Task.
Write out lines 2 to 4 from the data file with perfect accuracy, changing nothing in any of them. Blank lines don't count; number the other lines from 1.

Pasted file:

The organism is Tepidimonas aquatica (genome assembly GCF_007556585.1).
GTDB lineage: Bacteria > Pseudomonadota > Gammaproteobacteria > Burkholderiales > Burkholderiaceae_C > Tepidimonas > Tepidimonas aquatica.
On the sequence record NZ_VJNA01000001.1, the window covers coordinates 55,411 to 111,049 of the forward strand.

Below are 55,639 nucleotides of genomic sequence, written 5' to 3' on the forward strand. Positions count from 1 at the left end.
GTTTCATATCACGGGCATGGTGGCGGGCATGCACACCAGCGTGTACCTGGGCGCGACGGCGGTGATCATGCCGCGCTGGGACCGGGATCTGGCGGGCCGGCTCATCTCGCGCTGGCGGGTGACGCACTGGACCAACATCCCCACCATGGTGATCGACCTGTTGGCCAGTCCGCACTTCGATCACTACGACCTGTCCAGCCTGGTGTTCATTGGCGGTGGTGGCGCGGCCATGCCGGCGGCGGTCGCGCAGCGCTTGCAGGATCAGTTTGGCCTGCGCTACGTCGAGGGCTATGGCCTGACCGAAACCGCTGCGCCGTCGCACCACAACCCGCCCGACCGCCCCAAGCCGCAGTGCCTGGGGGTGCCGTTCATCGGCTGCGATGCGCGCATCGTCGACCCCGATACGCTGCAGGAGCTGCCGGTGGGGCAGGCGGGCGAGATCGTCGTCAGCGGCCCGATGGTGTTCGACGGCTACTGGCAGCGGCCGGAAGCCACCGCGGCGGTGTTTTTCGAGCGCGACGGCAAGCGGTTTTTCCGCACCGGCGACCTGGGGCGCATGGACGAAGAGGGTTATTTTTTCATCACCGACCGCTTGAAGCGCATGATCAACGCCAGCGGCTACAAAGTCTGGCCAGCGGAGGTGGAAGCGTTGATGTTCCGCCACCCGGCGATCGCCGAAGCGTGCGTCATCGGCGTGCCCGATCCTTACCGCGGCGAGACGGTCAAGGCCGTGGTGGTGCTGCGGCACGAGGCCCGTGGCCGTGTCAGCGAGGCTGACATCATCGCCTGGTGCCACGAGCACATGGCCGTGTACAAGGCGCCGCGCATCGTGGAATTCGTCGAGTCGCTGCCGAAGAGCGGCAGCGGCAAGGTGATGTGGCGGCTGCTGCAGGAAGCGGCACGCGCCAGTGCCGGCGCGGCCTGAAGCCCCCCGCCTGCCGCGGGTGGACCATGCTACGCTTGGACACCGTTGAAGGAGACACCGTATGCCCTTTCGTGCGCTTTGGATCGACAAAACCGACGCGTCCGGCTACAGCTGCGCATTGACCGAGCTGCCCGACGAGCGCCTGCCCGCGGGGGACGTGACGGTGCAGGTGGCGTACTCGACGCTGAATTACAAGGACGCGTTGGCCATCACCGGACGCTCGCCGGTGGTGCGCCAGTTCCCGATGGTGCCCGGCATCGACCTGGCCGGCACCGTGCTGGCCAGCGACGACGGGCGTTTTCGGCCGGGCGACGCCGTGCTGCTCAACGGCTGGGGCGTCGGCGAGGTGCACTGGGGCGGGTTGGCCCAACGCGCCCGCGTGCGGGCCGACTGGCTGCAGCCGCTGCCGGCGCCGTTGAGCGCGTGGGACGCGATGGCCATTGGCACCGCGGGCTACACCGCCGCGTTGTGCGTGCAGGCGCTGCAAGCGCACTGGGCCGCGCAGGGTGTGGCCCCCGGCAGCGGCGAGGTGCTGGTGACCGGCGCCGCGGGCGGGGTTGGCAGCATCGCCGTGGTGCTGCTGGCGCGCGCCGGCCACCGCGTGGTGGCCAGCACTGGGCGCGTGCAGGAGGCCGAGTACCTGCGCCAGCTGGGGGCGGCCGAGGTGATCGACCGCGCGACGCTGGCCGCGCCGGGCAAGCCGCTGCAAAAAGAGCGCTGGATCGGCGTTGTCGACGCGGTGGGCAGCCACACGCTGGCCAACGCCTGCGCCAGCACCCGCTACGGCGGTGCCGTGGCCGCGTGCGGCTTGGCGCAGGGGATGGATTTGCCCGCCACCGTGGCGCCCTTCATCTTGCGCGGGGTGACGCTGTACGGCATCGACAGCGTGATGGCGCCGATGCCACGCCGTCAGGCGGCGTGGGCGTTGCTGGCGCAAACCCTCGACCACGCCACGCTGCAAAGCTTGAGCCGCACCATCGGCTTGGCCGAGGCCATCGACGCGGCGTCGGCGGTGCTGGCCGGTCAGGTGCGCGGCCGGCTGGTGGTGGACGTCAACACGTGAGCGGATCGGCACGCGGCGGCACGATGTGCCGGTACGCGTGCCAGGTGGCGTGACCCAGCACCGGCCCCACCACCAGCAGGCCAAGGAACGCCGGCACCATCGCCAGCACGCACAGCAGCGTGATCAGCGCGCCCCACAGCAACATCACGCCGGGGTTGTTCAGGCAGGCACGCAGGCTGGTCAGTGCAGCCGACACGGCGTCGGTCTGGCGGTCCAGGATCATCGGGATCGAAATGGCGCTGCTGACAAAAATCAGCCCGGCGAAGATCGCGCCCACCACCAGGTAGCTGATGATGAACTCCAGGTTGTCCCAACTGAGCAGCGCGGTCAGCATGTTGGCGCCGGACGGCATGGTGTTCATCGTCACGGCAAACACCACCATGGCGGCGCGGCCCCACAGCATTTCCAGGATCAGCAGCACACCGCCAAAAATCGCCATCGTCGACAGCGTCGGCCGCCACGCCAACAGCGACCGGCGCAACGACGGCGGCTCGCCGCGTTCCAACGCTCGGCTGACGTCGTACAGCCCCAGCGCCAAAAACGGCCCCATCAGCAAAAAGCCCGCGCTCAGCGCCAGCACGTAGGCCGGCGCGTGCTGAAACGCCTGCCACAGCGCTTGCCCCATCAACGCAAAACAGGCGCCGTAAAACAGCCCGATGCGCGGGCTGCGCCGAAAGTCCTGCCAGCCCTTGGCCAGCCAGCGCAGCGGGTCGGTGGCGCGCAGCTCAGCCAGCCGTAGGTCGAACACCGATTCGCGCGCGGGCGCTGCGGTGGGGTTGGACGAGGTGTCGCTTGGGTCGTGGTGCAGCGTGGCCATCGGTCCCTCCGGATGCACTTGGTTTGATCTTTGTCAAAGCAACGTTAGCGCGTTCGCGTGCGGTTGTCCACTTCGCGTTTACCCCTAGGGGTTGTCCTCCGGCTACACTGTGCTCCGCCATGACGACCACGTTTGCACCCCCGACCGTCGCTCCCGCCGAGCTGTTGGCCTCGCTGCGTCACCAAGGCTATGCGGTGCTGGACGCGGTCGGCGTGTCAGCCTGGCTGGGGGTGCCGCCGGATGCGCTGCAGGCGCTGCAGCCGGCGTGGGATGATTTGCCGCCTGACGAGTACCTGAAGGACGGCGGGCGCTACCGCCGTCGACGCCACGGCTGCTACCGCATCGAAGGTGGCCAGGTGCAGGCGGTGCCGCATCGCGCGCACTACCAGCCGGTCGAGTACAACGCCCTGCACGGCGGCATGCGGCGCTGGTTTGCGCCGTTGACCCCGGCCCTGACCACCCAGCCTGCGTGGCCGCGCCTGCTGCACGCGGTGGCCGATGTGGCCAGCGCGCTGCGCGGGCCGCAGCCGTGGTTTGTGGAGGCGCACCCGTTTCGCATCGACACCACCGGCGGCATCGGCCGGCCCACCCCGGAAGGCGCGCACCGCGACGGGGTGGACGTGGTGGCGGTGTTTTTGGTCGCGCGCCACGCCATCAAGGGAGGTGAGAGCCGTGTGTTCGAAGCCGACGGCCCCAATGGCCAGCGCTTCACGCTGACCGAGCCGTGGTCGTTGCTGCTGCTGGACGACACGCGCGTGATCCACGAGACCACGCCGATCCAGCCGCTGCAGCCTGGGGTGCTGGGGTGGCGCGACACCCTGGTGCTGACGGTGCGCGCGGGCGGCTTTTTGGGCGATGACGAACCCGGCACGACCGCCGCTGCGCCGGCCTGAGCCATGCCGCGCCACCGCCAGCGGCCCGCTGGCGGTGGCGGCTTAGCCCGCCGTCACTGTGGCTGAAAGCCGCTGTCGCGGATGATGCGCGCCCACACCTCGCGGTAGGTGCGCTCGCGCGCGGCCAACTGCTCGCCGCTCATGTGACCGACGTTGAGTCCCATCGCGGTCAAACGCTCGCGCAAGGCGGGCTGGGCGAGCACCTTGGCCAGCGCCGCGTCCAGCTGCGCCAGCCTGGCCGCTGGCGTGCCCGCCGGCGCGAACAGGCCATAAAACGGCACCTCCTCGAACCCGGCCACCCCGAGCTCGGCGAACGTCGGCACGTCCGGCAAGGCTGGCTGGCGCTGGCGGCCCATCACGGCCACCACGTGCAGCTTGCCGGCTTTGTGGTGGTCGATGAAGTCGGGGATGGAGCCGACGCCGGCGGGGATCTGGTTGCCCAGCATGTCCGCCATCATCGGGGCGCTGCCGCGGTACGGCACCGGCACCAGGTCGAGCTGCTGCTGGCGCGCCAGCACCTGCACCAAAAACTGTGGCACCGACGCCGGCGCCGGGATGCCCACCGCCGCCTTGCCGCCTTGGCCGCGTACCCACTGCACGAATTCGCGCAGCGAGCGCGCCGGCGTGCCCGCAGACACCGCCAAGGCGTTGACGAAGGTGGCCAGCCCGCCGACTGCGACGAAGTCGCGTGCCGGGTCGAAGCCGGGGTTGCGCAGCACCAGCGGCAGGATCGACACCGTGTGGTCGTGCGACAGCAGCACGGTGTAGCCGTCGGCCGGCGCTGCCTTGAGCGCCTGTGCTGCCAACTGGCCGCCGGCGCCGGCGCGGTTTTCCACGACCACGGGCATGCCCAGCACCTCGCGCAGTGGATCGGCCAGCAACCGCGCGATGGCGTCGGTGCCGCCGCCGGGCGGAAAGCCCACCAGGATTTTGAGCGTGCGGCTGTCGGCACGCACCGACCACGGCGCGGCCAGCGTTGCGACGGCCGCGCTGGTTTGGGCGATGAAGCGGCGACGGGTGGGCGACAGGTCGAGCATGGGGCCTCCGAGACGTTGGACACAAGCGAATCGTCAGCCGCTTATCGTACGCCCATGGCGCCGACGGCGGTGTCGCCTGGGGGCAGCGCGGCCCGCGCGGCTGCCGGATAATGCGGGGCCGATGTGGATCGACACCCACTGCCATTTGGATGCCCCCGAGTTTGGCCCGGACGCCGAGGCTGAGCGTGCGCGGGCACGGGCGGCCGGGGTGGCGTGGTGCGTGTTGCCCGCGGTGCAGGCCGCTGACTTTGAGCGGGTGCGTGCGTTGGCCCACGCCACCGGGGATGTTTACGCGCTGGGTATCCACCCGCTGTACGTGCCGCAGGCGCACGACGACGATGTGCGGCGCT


GTDB lineage: Bacteria > Pseudomonadota > Gammaproteobacteria > Burkholderiales > Burkholderiaceae_C > Tepidimonas > Tepidimonas aquatica.
On the sequence record NZ_VJNA01000001.1, the window covers coordinates 55,411 to 111,049 of the forward strand.

Below are 55,639 nucleotides of genomic sequence, written 5' to 3' on the forward strand. Positions count from 1 at the left end.